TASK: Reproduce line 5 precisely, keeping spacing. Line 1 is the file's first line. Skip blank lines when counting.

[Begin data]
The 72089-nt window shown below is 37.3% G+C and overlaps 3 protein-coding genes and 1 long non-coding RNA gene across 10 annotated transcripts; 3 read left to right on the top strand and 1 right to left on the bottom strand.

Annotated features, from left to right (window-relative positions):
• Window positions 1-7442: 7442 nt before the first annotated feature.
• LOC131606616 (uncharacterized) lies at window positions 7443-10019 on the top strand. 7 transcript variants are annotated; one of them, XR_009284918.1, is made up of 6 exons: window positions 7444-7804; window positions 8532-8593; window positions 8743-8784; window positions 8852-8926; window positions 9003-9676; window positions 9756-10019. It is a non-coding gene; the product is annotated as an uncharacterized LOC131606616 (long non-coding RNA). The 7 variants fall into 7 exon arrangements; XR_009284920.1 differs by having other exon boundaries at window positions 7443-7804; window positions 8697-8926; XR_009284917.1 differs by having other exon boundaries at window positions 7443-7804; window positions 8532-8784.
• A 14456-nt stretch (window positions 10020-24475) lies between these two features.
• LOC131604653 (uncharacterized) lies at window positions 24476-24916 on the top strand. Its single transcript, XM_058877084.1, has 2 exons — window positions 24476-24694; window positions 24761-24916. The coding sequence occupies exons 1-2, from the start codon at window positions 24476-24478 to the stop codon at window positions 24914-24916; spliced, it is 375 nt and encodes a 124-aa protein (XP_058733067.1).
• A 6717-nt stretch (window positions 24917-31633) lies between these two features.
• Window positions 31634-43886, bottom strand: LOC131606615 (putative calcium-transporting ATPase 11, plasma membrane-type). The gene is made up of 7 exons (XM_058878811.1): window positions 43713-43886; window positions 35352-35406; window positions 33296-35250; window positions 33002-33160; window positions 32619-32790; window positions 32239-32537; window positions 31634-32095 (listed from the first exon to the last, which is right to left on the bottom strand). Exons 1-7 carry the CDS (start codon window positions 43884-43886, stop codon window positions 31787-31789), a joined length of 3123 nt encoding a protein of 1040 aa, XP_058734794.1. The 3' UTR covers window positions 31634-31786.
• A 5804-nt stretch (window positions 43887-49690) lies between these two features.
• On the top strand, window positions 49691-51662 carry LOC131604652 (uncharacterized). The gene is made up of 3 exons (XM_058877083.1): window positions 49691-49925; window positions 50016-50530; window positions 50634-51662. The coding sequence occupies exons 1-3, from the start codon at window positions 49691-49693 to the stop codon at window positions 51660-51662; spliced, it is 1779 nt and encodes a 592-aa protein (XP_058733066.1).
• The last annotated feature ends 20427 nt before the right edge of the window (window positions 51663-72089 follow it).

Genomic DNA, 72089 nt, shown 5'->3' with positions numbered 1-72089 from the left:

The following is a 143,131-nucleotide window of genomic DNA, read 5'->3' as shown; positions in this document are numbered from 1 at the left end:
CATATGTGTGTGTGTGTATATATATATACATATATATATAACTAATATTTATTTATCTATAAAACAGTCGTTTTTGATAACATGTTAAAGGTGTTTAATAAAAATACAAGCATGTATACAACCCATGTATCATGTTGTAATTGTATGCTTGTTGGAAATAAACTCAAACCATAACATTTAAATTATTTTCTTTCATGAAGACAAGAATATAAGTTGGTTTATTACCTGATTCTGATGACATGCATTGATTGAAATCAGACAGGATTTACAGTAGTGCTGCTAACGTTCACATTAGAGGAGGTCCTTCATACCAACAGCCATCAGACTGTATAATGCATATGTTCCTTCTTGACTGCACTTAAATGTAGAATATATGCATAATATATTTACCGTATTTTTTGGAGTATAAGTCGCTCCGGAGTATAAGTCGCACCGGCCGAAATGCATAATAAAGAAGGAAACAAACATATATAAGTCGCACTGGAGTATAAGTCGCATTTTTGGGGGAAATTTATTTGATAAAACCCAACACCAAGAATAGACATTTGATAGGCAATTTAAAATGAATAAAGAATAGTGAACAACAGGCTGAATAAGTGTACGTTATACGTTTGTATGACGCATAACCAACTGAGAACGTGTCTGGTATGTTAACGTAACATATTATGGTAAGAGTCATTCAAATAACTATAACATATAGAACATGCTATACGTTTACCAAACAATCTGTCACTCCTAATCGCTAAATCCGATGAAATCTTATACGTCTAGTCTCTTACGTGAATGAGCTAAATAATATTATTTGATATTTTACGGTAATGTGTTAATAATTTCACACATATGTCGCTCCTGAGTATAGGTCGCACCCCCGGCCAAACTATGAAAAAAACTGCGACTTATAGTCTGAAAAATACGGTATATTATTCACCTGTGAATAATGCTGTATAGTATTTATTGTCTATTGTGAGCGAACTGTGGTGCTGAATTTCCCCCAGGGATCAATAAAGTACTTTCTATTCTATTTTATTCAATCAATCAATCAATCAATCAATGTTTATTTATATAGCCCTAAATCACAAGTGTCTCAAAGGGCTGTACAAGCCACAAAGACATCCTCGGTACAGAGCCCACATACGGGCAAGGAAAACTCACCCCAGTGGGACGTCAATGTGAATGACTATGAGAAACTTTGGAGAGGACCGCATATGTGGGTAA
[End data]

• A 14456-nt stretch (window positions 10020-24475) lies between these two features.